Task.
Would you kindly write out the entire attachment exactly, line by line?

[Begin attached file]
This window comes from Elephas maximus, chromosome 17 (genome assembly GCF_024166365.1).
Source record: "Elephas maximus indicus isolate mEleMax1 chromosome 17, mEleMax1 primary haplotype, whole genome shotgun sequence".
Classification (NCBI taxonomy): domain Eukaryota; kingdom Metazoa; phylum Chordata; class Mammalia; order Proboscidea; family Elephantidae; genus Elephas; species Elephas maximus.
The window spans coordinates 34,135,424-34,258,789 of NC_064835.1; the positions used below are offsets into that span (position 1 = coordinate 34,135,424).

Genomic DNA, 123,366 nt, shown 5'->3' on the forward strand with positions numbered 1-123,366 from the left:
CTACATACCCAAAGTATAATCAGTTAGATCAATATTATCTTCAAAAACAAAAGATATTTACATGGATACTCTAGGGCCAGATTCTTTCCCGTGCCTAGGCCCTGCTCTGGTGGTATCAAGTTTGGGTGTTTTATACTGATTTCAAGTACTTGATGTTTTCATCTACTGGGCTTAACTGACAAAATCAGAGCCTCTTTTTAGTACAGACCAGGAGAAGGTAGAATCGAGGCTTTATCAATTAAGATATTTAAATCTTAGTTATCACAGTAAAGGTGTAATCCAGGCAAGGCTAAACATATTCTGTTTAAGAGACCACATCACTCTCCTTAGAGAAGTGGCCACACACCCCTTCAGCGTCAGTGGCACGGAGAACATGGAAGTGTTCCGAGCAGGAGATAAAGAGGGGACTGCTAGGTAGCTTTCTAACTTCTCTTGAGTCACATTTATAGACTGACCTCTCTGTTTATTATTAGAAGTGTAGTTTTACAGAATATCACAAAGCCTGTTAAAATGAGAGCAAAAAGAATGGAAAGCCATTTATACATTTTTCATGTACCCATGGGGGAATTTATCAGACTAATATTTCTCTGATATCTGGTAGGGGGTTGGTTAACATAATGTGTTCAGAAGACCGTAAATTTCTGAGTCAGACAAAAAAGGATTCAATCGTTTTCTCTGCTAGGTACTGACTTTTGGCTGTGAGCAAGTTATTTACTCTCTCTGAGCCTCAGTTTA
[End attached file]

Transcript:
This window comes from Elephas maximus, chromosome 17 (genome assembly GCF_024166365.1).
Source record: "Elephas maximus indicus isolate mEleMax1 chromosome 17, mEleMax1 primary haplotype, whole genome shotgun sequence".
Classification (NCBI taxonomy): domain Eukaryota; kingdom Metazoa; phylum Chordata; class Mammalia; order Proboscidea; family Elephantidae; genus Elephas; species Elephas maximus.
The window spans coordinates 34,135,424-34,258,789 of NC_064835.1; the positions used below are offsets into that span (position 1 = coordinate 34,135,424).

Genomic DNA, 123,366 nt, shown 5'->3' on the forward strand with positions numbered 1-123,366 from the left:
CTACATACCCAAAGTATAATCAGTTAGATCAATATTATCTTCAAAAACAAAAGATATTTACATGGATACTCTAGGGCCAGATTCTTTCCCGTGCCTAGGCCCTGCTCTGGTGGTATCAAGTTTGGGTGTTTTATACTGATTTCAAGTACTTGATGTTTTCATCTACTGGGCTTAACTGACAAAATCAGAGCCTCTTTTTAGTACAGACCAGGAGAAGGTAGAATCGAGGCTTTATCAATTAAGATATTTAAATCTTAGTTATCACAGTAAAGGTGTAATCCAGGCAAGGCTAAACATATTCTGTTTAAGAGACCACATCACTCTCCTTAGAGAAGTGGCCACACACCCCTTCAGCGTCAGTGGCACGGAGAACATGGAAGTGTTCCGAGCAGGAGATAAAGAGGGGACTGCTAGGTAGCTTTCTAACTTCTCTTGAGTCACATTTATAGACTGACCTCTCTGTTTATTATTAGAAGTGTAGTTTTACAGAATATCACAAAGCCTGTTAAAATGAGAGCAAAAAGAATGGAAAGCCATTTATACATTTTTCATGTACCCATGGGGGAATTTATCAGACTAATATTTCTCTGATATCTGGTAGGGGGTTGGTTAACATAATGTGTTCAGAAGACCGTAAATTTCTGAGTCAGACAAAAAAGGATTCAATCGTTTTCTCTGCTAGGTACTGACTTTTGGCTGTGAGCAAGTTATTTACTCTCTCTGAGCCTCAGTTTA